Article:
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Running is one of the most challenging exercises that you can do outside of the gym. It challenges your entire body as well as your motivation. Running as you age can be a rewarding way to keep your health and vitality. High impact activities are one of the best ways to keep up bone density as you age according to the National Osteoporosis Foundation.

However, isn’t running bad for your joints? And won’t running after age 50 damage your body?

People Stop Running Between Ages 55 to 59

As people age, they begin to stop running. According to Runner’s World, there is a huge drop in competitive running among people ages 55 to 59.

One of the reasons that Runner’s World noted this drop-off was from people being sidelined by non-running injuries and things like arthritis. With arthritis as a concern as you age should you stop running altogether?

The Myth of Running and Arthritis

Many people automatically assume that high impact activities like running will be bad for your joints. It is a common misconception that people who run are going to develop arthritis because of the high impact activity. In a study released highlighted by Runner’s World magazine people who ran are half as likely to develop arthritis or need a hip replacement when compared to those who walked for exercise. This study seems to highlight the opposite of the traditional myth that running is bad for your joints.

What Can Running After 50 Do for Me?

You become part of the aging athlete population. One of the things that many people don’t realize about studies on aging is that they are done based on a sample of a traditional pool of people.

In modern society, most people who age become sedentary and tend to be overweight. According to Women’s Running, being an aging athlete will provide you with an edge above the traditional studied pool of aging people.

To begin with when you age you will see things like a reduced aerobic capacity, reduced maximal heart rate, and reduced blood volume. Luckily, for athletes, these problems are not as detrimental because of the training protocols.

Athletes will already have higher tidal volumes, lower resting, and working heart rates, and increased blood volumes. These physiological factors can greatly decrease some of the symptoms of aging.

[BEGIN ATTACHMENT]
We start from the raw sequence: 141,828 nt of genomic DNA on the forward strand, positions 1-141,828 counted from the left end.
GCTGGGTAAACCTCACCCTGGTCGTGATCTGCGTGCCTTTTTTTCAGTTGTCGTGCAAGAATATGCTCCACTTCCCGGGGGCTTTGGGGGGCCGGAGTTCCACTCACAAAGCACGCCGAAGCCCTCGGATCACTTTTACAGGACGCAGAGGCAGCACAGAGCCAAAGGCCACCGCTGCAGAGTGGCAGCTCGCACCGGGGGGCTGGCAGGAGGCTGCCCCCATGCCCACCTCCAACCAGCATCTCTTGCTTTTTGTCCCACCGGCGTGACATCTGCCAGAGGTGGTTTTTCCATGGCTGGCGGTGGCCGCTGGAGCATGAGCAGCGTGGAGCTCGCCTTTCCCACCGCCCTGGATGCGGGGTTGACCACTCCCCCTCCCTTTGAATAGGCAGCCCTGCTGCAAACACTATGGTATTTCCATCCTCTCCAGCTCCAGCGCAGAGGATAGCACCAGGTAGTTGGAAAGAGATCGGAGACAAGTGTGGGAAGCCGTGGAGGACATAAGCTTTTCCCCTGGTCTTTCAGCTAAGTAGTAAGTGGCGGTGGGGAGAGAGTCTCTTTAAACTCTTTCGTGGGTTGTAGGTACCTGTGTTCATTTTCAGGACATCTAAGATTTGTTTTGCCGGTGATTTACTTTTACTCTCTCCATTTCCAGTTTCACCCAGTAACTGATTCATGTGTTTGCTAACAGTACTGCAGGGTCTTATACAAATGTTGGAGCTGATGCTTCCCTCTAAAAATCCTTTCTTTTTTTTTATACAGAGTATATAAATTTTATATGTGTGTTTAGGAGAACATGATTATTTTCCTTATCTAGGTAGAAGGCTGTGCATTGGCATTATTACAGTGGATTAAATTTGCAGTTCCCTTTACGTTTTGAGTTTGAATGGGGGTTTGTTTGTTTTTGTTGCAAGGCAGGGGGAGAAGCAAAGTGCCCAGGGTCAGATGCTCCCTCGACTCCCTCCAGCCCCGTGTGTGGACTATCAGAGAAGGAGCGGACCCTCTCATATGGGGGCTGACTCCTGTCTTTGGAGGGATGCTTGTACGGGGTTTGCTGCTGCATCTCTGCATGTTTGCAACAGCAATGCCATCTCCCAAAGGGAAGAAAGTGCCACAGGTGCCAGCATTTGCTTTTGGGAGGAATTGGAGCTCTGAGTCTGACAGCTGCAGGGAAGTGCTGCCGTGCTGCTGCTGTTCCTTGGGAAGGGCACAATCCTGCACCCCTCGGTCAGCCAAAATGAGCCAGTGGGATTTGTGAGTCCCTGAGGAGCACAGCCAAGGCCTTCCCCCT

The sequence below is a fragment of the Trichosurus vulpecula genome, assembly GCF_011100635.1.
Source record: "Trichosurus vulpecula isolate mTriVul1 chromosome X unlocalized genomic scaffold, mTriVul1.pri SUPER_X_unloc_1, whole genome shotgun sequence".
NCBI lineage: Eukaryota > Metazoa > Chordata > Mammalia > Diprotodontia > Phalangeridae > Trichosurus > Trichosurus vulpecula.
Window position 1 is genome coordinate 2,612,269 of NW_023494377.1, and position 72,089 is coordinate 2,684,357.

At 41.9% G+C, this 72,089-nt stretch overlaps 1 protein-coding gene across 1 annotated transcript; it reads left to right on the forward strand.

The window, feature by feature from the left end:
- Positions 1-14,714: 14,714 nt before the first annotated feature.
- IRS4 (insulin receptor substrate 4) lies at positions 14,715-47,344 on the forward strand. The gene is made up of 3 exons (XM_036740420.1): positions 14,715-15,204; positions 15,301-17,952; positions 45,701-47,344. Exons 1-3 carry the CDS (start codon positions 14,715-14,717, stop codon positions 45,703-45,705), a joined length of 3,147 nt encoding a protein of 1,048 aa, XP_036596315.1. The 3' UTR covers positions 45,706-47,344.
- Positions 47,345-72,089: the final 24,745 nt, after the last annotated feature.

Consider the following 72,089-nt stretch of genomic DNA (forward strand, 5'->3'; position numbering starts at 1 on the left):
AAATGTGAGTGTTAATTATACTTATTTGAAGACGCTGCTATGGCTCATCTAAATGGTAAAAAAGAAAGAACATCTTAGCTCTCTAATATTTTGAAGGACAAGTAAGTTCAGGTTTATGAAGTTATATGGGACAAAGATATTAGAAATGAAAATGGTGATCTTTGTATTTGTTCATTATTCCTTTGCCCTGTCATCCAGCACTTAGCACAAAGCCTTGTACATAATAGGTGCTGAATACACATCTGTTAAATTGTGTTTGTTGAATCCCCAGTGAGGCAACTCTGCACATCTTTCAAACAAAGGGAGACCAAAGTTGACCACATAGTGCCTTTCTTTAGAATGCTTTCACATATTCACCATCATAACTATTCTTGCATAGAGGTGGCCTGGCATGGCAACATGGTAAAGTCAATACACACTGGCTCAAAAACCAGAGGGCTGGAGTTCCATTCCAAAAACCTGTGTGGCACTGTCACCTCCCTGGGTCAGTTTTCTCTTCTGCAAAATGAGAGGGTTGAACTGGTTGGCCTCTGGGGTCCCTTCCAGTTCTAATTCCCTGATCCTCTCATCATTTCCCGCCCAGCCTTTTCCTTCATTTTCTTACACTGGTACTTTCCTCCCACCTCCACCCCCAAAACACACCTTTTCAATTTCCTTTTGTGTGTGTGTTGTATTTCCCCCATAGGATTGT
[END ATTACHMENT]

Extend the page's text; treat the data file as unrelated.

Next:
What Will Affect My Joints When I Run?

When you run, you have to rely on your strength and your flexibility to keep you going. These are two elements that could be the reason we see the myth of running is bad for your joints past age 50.

As we age our muscle, fibers weaken and we lose our flexibility. According to Very well increased stiffness in your legs , hips, and back can increase your sense of pain when running. When you don’t have any flexibility in your tendons, this increases the force put on your joints when you move. The result can be an injury.

What should you do to prevent flexibility related running injuries to your joints after age 50? The simple answer is to incorporate a flexibility and stretching routine into your workouts. Some dynamic stretching should be completed before your run. In addition, if you notice any tightness or joint pain while running, you can incorporate dynamic stretches into the middle of your run.

Another element to injury prevention for the older runner is balance. Yoga and other balance activities are going to increase your ability to compensate for uneven ground and the loss of balance that we experience as we age. One of the biggest reasons that people get injured when running is falling. Making sure you have the balance to stay on your feet will keep your joints injury free.

Now you know the truth about running after age 50. Get out there and run as often as you want. Make sure you follow common sense about injury prevention and your joints will remain injury free.

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